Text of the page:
Jesus himself takes it up another notch in Matthew 25 where he teaches we are to treat strangers as if they are Christ, because they are images of God. It is the you-may-be-entertaining-angels idea amped up to you ARE entertaining God incarnate (Christ) in everyone at Hotel Earth. In Matthew 25 which I will read at the end of this sermon, Jesus teaches that when we welcome a stranger we are welcoming Christ.
The Apostle Paul can be heard to continue this Christ is in everyone idea. In Colossians 3 (11) he writes:
[T]here is no longer Greek and Jew, circumcised and uncircumcised, barbarian, Scythian (syth-ean), slave and free; but Christ is all and in all!
I have chosen that quote from Colossians to read this afternoon at the Martin Luther King Service we are hopefully hosting (if the icy roads get better!). The topic is “God and Martin Luther King, Jr. on Welcoming the Stranger.” A number of people from different faith traditions will address what this means to them. Some of us were invited to pair quotes on the topic from Dr. King and our faith tradition. Jene, Robin, Sandy, Anna and I are among them. I have paired the quote from Colossians I just read with this quote from Dr. King:
Through our scientific genius we have made of a world a neighborhood: now through our moral and spiritual genius we must make of it a brotherhood . . . Centuries ago civilization acquired the certain knowledge that man has emerged from barbarity (bar-bear-ity) only to the degree that he recognized his relatedness to his fellow man.
In the male centered language of his era Rev. Dr. King is telling us everyone– male and female – is related. In the male -centered language of his day Jesus has us call God “Father” and claims God as Father makes us all brothers and sisters. Paul claims we are related too. The point of Jesus, Paul and Rev Dr. King is we are we are all family and need to act like it. Everyone has Christ within. Consequently we are called to welcome Christ in every stranger as we would welcome family– as we would welcome God incarnate – Christ. That means hospitality is due to Christ in everyone, everywhere It does not matter if the stranger is sick, poor, imprisoned, alien, Male, Female, Old, Young, Democrat, Republican, rich, of another faith, other-abled, LGBTQ, Straight, Red, Yellow, Black or White, they are all supposed to be as precious in our sight, as they are in God’s sight.
The challenge for us all – certainly including me – is to ask ourselves are we doing our best to individually and collectively offer hospitality to every stranger on Hotel Earth? If not, why not? Is it because we are sure will not encounter angels without knowing it? Is it because we do not think commands to treat resident aliens as citizens and love them, apply anymore? Is it because Paul is wrong, that there still are “Greek and Jew, circumcised and uncircumcised, barbarian, Scythian, slave and free” and Christ is not all of us or not in all of us? Did Dr. King get it wrong, we are not all related and we have no duty to make a family of humankind? Or is it Jesus who has it wrong? That really, we ought not to welcome Christ in strangers? Or do we simply decide that there is not much to gain by it, so why should it matter to us to tend to others?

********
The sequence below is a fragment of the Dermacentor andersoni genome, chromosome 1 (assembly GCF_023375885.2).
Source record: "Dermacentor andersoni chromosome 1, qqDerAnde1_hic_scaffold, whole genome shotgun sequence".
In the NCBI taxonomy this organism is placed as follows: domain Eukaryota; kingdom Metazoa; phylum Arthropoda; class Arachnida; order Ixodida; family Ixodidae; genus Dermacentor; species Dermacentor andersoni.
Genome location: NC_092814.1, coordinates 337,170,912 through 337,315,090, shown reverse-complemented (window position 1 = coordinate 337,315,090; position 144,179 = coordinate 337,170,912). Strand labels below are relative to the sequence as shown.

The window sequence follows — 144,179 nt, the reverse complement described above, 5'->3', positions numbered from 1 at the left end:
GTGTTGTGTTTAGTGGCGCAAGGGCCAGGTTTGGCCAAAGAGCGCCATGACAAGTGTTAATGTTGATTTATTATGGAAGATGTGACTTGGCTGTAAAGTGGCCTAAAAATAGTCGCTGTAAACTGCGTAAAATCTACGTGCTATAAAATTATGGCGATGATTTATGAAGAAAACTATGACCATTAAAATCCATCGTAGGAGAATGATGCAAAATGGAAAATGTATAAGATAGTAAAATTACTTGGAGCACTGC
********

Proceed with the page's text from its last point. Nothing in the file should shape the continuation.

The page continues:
As I said I am closing with Jesus’ story of hospitality in Matthew which sets out what we are to do and what we gain or lose by how we do it. We hear these verses in worship a lot, because they apply to us and this age more, perhaps than ever before– because as Rev. Dr. King noted “we have made of the world a neighborhood: now . . . we must make of it a brotherhood . . .” (and we can fairly add: “a sisterhood”).
Here are Jesus’ words in Matthew 25 verses 31-46 (NRSV):
31“When the Son of Man comes in his glory, and all the angels with him, then he will sit on the throne of his glory. 32 All the nations will be gathered before him, and he will separate people one from another as a shepherd separates the sheep from the goats, 33 and he will put the sheep at his right hand and the goats at the left. 34 Then the king will say to those at his right hand, ‘Come, you that are blessed by my Father, inherit the kingdom prepared for you from the foundation of the world; 35 for I was hungry and you gave me food, I was thirsty and you gave me something to drink, I was a stranger and you welcomed me, 36 I was naked and you gave me clothing, I was sick and you took care of me, I was in prison and you visited me.’ 37 Then the righteous will answer him, ‘Lord, when was it that we saw you hungry and gave you food, or thirsty and gave you something to drink? 38 And when was it that we saw you a stranger and welcomed you, or naked and gave you clothing? 39 And when was it that we saw you sick or in prison and visited you?’ 40 And the king will answer them, ‘Truly I tell you, just as you did it to one of the least of these who are members of my family, you did it to me.’ 41 Then he will say to those at his left hand, ‘You that are accursed, depart from me into the eternal fire prepared for the devil and his angels; 42 for I was hungry and you gave me no food, I was thirsty and you gave me nothing to drink, 43 I was a stranger and you did not welcome me, naked and you did not give me clothing, sick and in prison and you did not visit me.’ 44 Then they also will answer, ‘Lord, when was it that we saw you hungry or thirsty or a stranger or naked or sick or in prison, and did not take care of you?’ 45 Then he will answer them, ‘Truly I tell you, just as you did not do it to one of the least of these, you did not do it to me.’ 46 And these will go away into eternal punishment, but the righteous into eternal life.”
The words of Jesus for the world. May we as Jesus’ Followers take them to heart.
COPYRIGHT Scott Elliott © 2019 ALL RIGHTS RESERVED